Dishonourable Mention: The Watch – “The Watch” doesn't quite make the list because the final 20 minutes of the film are rather a lot of fun. However the preceding 80 are just as bad as anything I’ve seen this year, rolling around in a fit of witless and strenuously unfunny tedium. The cast are all on autopilot and director Akiva Schaffer looks uncomfortable calling the shots on such a high profile studio picture. The closing portion of the picture combines action with raunchy hi-jinks really effectively, which makes the rest of the movie all the more confusing. Why is it so slow and why are the jokes so broad and mistimed? Apparently an older PG version of the screenplay was rewritten for added R-rated appeal by Seth Rogen and Evan Goldberg. Maybe this explains the tonal inconsistencies and blurred execution, but it certainly doesn't excuse it.
5. Wrath of the Titans - I was kinder to 2010’s “Clash of the Titans” than most (in the sense I tolerated the picture and wasn’t offended by it), but this unnecessary sequel proved a test of patience too far. Sam Worthington returns as Perseus, and thanks to an unimaginative and softly plotted story, basically has to start battling monsters again. The CGI is decent, but the set-pieces are crushingly dull, director Jonathan Liebesman once again exercising his infuriating right to shoot everything like a videogame cut scene. Liam Neeson and Ralph Fiennes are hammy relief as Zeus and Hades respectively, but even they are reduced to miniatures during Liebesman’s tired and special effects obsessed denouement. Vacuous, soulless and concurrently joyless, “Wrath of the Titans” beats out even the shonky “Total Recall” remake as 2012’s premier blockbusting stinker.
4. War Horse - Now here’s a heartbreaker. Upon its release in January I was really looking forward to “War Horse”. Awards bodies seemed to be acknowledging it as a contender, audiences were embracing it warmly and of course being a Spielberg devotee, I’m always keen to see what he has to offer. On this occasion that amounts to an overlong, saccharine and cripplingly humdrum adaptation of a hopefully superior book. A cast of legendary actors are wasted through one dimensional characterization, and let’s face it,, horses aren’t exactly the most expressive animals upon which to hang a drama. Some trench warfare footage impresses, but even it falls prey to the picture’s pacing issues and lack of editorial control. Extraordinarily long, “War Horse” is an uninvolving test of concentration and will power.
3. Wanderlust - Another almighty disappointment. Marking David Wain’s first gig behind the camera since 2008’s “Role Models”, “Wanderlust” reunited him with Paul Rudd and brought Jennifer Aniston (fresh off her amusing turn in “Horrible Bosses”) into the mix, for some fish out of water shenanigans. The trailer was quite funny, prompting modest hope, but unfortunately such optimism was poorly founded. Repetitive, overly devoted to unfunny improv habits and with a nasty penchant for dragging jokes our far beyond their natural life, “Wanderlust” proved mirthless and messy. The film’s narrative arc also jostles unfavourably with cruddy subplots, lengthening the amount of time this farce struggles to generate laughs. Flat as a pancake, but in fairness it proved something of a box-office bomb. That probably explains why you can’t remember it being released.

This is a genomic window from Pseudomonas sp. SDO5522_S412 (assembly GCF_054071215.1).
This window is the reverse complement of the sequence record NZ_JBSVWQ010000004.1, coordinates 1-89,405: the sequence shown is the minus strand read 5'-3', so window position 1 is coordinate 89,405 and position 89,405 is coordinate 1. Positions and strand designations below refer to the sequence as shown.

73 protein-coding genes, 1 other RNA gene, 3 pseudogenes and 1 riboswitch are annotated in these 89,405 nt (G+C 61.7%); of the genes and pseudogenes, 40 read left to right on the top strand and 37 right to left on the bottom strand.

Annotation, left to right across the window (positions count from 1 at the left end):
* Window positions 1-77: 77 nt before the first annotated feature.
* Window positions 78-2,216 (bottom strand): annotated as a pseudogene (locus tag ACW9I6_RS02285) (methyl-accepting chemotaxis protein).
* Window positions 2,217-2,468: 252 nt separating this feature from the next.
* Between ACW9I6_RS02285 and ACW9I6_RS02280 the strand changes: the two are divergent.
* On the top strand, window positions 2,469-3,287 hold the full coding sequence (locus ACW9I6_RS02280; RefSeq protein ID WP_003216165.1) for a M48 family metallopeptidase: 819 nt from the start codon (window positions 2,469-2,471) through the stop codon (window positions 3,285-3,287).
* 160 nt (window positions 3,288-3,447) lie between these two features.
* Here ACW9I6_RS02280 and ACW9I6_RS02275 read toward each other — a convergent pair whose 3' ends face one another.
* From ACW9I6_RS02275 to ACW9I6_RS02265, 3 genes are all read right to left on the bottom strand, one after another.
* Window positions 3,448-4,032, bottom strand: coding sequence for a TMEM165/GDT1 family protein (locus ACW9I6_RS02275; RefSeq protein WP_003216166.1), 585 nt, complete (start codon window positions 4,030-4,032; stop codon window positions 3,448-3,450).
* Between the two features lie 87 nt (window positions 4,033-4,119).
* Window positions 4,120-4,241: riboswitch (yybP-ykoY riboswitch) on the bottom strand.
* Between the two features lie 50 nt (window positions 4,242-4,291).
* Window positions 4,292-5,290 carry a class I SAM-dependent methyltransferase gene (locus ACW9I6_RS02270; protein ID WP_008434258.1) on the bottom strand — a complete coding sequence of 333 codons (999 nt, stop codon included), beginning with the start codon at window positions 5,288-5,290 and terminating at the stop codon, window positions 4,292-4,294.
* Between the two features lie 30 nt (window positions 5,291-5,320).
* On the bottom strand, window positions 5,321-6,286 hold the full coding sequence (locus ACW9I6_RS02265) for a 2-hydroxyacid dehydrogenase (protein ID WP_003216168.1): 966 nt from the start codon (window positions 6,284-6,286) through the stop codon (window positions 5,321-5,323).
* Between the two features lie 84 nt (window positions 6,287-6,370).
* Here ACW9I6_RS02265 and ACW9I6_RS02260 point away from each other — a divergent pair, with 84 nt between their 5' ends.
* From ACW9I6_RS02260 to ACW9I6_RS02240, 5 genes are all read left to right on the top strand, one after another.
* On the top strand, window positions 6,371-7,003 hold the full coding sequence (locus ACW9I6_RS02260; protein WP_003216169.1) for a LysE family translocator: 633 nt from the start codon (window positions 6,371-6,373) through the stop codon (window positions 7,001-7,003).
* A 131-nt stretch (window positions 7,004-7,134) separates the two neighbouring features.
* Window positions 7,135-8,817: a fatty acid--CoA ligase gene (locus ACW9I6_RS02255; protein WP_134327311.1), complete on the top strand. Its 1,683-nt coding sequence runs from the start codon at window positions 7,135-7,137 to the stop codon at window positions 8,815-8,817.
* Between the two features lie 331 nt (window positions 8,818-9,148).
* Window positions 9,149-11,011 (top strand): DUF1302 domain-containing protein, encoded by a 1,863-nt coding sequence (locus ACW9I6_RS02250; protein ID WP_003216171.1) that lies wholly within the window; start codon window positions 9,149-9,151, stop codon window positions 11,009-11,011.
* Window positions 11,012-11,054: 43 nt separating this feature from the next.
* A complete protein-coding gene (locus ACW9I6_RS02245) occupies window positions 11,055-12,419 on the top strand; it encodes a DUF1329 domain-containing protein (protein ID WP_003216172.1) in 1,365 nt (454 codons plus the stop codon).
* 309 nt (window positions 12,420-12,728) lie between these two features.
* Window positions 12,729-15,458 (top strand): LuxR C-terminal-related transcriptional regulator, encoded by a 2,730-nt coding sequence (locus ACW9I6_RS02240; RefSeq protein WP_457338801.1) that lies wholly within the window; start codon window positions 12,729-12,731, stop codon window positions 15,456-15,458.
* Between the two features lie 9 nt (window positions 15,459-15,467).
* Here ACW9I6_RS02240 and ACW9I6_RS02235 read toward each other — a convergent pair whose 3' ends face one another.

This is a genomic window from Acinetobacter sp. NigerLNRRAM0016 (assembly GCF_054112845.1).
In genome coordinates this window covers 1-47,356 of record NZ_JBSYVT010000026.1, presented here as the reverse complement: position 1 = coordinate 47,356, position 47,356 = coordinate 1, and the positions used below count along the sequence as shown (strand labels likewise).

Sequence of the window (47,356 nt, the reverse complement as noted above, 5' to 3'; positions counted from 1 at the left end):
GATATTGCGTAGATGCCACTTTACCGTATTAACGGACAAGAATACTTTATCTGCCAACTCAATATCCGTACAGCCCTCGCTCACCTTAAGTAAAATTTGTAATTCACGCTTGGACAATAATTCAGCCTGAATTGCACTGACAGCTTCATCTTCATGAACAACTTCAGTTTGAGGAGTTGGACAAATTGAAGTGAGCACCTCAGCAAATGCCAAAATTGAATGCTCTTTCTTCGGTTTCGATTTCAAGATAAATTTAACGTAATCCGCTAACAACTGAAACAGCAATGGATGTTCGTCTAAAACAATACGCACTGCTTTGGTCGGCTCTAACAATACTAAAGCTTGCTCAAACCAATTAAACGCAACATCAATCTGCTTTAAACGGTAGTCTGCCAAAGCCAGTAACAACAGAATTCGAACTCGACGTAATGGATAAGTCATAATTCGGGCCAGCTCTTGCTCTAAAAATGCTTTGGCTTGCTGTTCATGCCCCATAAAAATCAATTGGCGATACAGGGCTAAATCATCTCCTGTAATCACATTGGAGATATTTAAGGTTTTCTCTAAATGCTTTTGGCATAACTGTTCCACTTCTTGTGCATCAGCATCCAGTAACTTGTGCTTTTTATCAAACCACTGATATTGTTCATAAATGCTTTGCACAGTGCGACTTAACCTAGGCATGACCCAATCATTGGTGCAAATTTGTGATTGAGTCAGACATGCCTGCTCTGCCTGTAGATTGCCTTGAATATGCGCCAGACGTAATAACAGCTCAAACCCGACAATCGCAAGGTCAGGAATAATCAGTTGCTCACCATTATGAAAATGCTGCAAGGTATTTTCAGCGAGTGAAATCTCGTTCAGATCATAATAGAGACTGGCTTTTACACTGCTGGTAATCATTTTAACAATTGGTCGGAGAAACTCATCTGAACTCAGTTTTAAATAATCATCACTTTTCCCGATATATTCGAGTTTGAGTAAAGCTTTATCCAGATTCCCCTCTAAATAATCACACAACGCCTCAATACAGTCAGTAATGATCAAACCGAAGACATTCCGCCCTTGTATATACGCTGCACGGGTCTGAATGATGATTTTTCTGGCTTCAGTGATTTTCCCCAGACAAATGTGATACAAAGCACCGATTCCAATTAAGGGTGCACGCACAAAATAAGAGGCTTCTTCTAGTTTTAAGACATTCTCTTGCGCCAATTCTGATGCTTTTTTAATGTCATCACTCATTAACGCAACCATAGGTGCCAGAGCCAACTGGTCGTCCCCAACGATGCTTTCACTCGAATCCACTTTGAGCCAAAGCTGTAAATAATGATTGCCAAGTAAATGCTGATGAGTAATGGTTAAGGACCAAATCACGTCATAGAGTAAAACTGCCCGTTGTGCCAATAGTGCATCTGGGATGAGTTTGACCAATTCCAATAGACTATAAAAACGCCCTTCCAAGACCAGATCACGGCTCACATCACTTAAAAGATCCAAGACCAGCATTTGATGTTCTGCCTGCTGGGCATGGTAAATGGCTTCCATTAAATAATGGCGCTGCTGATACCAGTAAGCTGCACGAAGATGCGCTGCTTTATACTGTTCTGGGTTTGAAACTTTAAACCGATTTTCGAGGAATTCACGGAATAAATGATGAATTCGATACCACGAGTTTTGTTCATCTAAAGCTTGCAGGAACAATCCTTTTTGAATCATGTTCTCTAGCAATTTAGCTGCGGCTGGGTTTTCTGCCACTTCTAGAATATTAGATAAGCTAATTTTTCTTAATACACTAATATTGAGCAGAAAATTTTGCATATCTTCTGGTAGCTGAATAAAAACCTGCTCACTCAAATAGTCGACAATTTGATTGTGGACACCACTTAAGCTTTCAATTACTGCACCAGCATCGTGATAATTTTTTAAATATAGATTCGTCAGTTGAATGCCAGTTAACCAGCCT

2. Rock of Ages - Following his vibrant work on 2007’s “Hairspray” I had no reason to suspect Adam Shankman’s cinematic version of “Rock of Ages” would be so unpleasant to digest. An all-star cast come together to annoy and underwhelm you in equal measure, replete with a nauseating tale of young love and a garish Glam Rock soundtrack. The musical numbers are executed with minimal imagination and the story unfolds in bizarre and unfathomably lame directions. There’s a gay love surprise! Jaded rock icon redemption! Boyband lampooning goofiness! Sleazy agents! An Eli Roth Cameo! The last statement should in itself be proof enough of how limp this musical is. It’s ghastly, and at nearly two hours a huge waste of time.
1. Ghost Rider: Spirit of Vengeance - Over-directed baloney with Nicolas Cage in ridiculous form on his second attempt at this character. Neveldine and Taylor provide numerous incomprehensible action scenes that make no sense, forge a clichéd story that lacks any semblance of focus and assemble a supporting cast so amateurish it feels like watching a group of elderly people surrounding a hammy goon on smack in a piece of local community theatre. Disorganised, incredibly moronic and filled to the tip with bland portions of exposition, this laughable attempt at a comic-book movie only looks weaker in the wake of “The Avengers” and “The Dark Knight Rises”. Quite possibly the worst Nic Cage film of recent years. Certifiably the worst film of 2012.
An article by Daniel Kelly, 2012